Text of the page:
In just 11 days a solar eclipse will pass across North America. The "band of totality," or area that will be 100% dark as the moon blocks the sun's rays from reaching Earth, is expected to be right through the heart of the United States, reaching from Northwest to Southeast. As a result of this area of total darkness, virtually all of the United States will be affected by the eclipse.
One of the ways in which Robin is taking notice of the eclipse comes in a humorous t-shirt she bought. It shows various arrangements of the sun, moon and Earth, and labels them "lunar eclipse," "solar eclipse" and "apocalypse." Kat, our inquisitive child and growing reader, saw the shirt during dinner and asked, "What does apocalypse mean?"
A pretty good question, to which Robin and I looked at each other and each said, "Hmmm." And then I decided to get up and fetch my New Testament Greek dictionary, recalling that the Greek title for the Revelation to John is roughly Apocalypse to John. According to that reference the primary definition is: making fully known, revelation, disclosure. The New Testament uses it fourteen times, including just once in the book where it is also part of the title.
It is curious that the popular definition we would have for apocalypse, that of a cataclysmic conflagration marking the end of civilization as we know it, with zombies left to run everything, is not the apocalypse per se but merely the end result. In actuality an apocalypse is a full disclosure, a revealing of things that were not previously known.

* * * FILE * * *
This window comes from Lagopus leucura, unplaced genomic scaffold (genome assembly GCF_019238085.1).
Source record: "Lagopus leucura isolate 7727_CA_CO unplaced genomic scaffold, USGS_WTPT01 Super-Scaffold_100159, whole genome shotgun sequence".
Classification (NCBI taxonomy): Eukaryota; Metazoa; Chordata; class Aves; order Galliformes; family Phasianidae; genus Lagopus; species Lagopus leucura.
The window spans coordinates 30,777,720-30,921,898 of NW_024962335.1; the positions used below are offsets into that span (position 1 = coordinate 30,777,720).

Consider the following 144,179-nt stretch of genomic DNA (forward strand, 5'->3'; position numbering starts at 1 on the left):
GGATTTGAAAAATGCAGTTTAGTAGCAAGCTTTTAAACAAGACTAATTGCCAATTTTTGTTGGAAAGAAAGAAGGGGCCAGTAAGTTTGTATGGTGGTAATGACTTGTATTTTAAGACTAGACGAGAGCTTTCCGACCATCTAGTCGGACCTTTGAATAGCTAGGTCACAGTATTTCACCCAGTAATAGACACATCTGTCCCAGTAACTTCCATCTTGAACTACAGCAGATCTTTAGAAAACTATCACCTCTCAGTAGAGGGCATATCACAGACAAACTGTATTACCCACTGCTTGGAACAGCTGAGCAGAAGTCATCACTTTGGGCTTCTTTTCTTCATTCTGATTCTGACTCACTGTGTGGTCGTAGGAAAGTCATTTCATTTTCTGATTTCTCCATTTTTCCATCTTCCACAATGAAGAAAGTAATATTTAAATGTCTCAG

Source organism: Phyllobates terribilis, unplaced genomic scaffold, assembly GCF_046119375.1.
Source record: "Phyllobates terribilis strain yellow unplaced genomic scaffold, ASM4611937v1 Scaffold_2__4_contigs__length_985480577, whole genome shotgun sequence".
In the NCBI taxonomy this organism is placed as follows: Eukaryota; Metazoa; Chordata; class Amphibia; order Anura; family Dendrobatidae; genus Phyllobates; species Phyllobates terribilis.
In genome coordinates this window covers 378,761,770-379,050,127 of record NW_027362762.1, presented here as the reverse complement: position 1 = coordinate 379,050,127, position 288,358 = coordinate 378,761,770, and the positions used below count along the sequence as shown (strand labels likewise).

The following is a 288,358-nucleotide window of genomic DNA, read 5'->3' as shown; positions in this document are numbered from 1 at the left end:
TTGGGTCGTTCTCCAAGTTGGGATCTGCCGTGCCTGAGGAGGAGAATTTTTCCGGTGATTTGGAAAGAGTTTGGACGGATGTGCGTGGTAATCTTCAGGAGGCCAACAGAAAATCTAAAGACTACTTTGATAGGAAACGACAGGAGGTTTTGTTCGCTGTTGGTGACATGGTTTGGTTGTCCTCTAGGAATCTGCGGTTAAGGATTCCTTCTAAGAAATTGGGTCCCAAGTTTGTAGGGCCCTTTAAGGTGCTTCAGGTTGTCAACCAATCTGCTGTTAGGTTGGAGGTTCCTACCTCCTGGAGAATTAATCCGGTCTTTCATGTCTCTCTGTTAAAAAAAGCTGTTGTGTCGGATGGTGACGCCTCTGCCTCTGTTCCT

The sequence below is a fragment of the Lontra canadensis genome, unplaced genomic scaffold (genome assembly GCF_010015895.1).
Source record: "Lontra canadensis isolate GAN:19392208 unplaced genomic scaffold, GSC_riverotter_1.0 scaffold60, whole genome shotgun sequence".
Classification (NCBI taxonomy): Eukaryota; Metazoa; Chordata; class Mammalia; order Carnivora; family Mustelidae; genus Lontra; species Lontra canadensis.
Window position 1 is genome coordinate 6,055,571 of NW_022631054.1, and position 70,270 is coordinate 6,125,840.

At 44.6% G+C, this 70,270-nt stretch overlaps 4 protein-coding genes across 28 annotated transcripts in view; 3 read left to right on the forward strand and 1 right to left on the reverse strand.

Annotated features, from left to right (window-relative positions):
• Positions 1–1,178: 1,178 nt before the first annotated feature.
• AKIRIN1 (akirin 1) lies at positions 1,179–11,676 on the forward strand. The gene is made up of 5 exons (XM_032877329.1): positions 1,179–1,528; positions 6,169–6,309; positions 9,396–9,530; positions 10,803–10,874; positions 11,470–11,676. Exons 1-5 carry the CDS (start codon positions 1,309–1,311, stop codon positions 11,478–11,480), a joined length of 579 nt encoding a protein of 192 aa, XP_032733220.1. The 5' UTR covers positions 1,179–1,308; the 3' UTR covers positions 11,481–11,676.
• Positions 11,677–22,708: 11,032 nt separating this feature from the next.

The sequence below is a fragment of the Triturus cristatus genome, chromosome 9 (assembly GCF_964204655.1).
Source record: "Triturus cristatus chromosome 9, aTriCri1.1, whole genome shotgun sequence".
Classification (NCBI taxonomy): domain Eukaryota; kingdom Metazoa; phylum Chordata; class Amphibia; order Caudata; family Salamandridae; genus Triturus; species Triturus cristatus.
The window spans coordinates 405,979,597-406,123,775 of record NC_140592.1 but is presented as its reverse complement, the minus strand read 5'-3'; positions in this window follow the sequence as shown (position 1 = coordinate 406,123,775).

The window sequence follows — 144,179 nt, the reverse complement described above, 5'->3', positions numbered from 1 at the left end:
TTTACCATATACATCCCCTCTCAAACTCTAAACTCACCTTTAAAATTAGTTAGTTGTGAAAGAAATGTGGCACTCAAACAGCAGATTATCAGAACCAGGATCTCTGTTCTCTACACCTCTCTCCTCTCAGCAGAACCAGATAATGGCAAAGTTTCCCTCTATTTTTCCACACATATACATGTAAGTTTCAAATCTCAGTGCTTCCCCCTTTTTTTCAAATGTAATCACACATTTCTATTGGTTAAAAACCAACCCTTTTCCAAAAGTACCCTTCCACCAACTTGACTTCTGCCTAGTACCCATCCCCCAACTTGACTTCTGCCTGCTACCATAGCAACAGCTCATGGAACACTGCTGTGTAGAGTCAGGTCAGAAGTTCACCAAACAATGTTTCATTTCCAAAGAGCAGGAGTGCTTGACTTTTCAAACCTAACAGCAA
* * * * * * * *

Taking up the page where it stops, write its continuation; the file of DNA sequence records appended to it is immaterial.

The last book of the Bible, the Revelation to John, is most certainly a full disclosure of end times from a biblical perspective. But taking another step back, to look at the Bible as a whole, we also see this idea of apocalypse, of revelation, at work.
It is in the Bible, and nowhere else, where humans are given insight into the mind and purposes of God as He works in the world. Through the pages of the Bible we understand why God created the world, why He created humans, why things went awry between humans and God and God's subsequent promise to one day make things right.
We see the fulfillment of that promise in the person and work of Jesus, and God's plan to continue drawing people to Himself until the day when He brings time and space in the creation we see and know to an end.
In no way does the Bible provide exhaustive knowledge of the things of God. We will always have questions that remain unanswered, no matter how long or deeply we study God's word. But for our purposes, from God's point-of-view, His word contains the revelation, the full disclosure of all that we need to love Him, to worship Him and to serve Him. Amen